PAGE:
Happy days
 

Ian Anderson

Lifetime Supporter
Supporter
In my case I'll running both pumped feeds into a single regulator and then onto a carburettor which, if I'm correct, doesn't need a return feed to the tank.

I guess it's questions like this that make the argument for a tank-to-tank balance pipe a lot stronger.
At least with one of those you only need to return fuel to one tank ..... I think.
That would work as the carb float chamber is the reservoir to keep the engine running for any air sucked into the pump.it would work past the float needle at the carb. And no you should not need a return, though sometimes they are used to help reduce heat soak in the feed pipes causing hot fuel whic evaporates and can cause difficult hot starting.

ian
 

Eddy McClements

Supporter
There's an online fuel rate calculator here:- https://www.raceworks.com.au/calculators/fuel-pump-calculator/

Which suggests that you need about 175 litres per hour for 500hp, running continuously at full chat. A couple of Carter or Hardi fuel pumps - one per tanks - should comfortably exceed that, giving some headroom. There are very few places in the UK where you could hold a GT40 flat-out for any appreciable length of time so that you'd be consuming the full 175 litres/hour....are there?

If you're feeding the output of your fuel pressure regulator on the fuel rail back to one of the tanks, your low-pressure pump needs to keep up with the full flow rate of the high-pressure pump, or the latter will empty the swirl pot back into the tank. An alternative is to feed the output of the fuel rail regulator back into the swirl pot, in which case the low-pressure pump only needs to keep up with the fuel consumed by the engine, essentially keeping the swirl pot topped-up to replace what is being used. There is a slight disadvantage, in that the fuel circulated via the rail and back to the pot will be warmed, but if the swirl pot is large enough and has some air flow to it this should be manageable.
 

Ian Anderson

Lifetime Supporter
Supporter
There's an online fuel rate calculator here:- https://www.raceworks.com.au/calculators/fuel-pump-calculator/

Which suggests that you need about 175 litres per hour for 500hp, running continuously at full chat. A couple of Carter or Hardi fuel pumps - one per tanks - should comfortably exceed that, giving some headroom. There are very few places in the UK where you could hold a GT40 flat-out for any appreciable length of time so that you'd be consuming the full 175 litres/hour....are there?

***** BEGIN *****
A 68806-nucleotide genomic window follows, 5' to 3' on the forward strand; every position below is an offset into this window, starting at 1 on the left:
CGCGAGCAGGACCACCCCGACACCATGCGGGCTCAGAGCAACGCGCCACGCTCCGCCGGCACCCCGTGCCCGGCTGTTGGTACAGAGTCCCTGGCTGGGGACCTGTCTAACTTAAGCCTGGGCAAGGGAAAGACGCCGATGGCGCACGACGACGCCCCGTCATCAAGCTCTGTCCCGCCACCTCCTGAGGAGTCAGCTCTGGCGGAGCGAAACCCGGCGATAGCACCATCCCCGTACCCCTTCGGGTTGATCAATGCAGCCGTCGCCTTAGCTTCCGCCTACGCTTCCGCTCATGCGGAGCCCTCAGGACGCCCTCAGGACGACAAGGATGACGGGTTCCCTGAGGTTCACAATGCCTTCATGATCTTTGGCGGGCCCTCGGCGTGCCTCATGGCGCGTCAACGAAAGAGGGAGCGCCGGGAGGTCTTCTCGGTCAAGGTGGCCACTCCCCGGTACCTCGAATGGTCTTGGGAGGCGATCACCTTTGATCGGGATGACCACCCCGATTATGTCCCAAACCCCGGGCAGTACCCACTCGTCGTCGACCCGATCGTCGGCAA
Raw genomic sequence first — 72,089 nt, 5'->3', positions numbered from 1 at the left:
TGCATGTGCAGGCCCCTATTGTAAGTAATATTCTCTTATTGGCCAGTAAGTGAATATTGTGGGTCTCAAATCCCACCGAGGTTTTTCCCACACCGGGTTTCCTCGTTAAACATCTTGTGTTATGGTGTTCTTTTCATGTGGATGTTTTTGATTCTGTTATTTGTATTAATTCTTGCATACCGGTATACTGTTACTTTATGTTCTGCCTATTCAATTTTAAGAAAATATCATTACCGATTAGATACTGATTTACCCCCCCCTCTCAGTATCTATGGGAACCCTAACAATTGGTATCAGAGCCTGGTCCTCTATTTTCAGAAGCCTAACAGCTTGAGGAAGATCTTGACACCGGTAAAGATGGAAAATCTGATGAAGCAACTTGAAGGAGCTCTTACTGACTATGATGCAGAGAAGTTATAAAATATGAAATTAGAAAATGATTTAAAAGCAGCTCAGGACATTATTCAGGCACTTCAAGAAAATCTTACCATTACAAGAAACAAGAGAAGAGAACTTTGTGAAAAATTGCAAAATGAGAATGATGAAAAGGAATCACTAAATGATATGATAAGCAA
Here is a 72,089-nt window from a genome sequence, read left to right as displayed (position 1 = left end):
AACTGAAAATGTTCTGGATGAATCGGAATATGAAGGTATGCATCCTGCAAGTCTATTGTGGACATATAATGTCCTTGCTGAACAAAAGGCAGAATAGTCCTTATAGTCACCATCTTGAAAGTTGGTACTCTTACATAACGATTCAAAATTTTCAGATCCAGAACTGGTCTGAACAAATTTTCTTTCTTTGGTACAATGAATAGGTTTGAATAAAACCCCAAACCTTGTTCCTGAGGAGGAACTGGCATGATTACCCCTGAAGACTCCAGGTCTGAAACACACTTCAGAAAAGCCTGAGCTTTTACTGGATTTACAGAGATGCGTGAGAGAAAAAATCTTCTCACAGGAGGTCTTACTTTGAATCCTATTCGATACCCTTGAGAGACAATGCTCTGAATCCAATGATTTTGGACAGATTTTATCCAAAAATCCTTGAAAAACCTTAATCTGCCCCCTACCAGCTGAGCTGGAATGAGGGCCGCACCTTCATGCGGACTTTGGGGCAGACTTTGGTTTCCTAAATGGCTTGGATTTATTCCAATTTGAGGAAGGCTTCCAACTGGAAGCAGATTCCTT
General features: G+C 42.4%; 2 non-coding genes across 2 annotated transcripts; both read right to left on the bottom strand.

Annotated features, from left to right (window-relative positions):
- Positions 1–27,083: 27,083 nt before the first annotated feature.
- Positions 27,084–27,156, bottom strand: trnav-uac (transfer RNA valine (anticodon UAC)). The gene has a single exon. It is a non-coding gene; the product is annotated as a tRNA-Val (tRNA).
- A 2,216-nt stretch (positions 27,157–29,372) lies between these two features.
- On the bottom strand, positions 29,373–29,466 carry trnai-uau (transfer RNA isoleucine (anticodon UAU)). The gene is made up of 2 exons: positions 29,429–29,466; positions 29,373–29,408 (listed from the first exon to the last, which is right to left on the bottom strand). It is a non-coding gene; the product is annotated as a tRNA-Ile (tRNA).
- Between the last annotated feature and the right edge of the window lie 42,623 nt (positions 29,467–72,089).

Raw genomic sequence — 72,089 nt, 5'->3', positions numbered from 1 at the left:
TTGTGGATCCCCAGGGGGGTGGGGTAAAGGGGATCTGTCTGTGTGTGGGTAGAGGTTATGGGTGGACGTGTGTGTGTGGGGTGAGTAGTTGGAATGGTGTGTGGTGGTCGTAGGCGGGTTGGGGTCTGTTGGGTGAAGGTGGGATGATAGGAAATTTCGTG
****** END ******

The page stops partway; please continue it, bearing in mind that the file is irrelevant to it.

If you're feeding the output of your fuel pressure regulator on the fuel rail back to one of the tanks, your low-pressure pump needs to keep up with the full flow rate of the high-pressure pump, or the latter will empty the swirl pot back into the tank. An alternative is to feed the output of the fuel rail regulator back into the swirl pot, in which case the low-pressure pump only needs to keep up with the fuel consumed by the engine, essentially keeping the swirl pot topped-up to replace what is being used. There is a slight disadvantage, in that the fuel circulated via the rail and back to the pot will be warmed, but if the swirl pot is large enough and has some air flow to it this should be manageable.

Correct Eddy the swirl pot fuel can get warm - in which case on the return from the rail to the swirl insert a fuel cooler.Lots available and used on small diesel engine cars.
as an example
Ian
 

Shaun

Supporter
Ok so seems Holley Red Tops need to be at the same level as the tank which mine cannot be
Found a Carter but am I correct on that a vane pump needs to be gravity fed?
Does it need to be a lift pump? Mine are about 350mm from the lowest part of the tank pickup
 

Neil

Supporter
Shaun, I use the Carter P4600HP fuel pump; it is the internally pressure regulated version of that pump. It is mounted about 8" above the bottom of my fuel cell but that does not cause any problems.
 

Shaun

Supporter
That's Reds out from the horses mouth so to speak!!

Thank you for contacting Holley Tech.
Holley Red fuel pumps such as 12-801-1 must be mounted below fuel tank in order to work properly.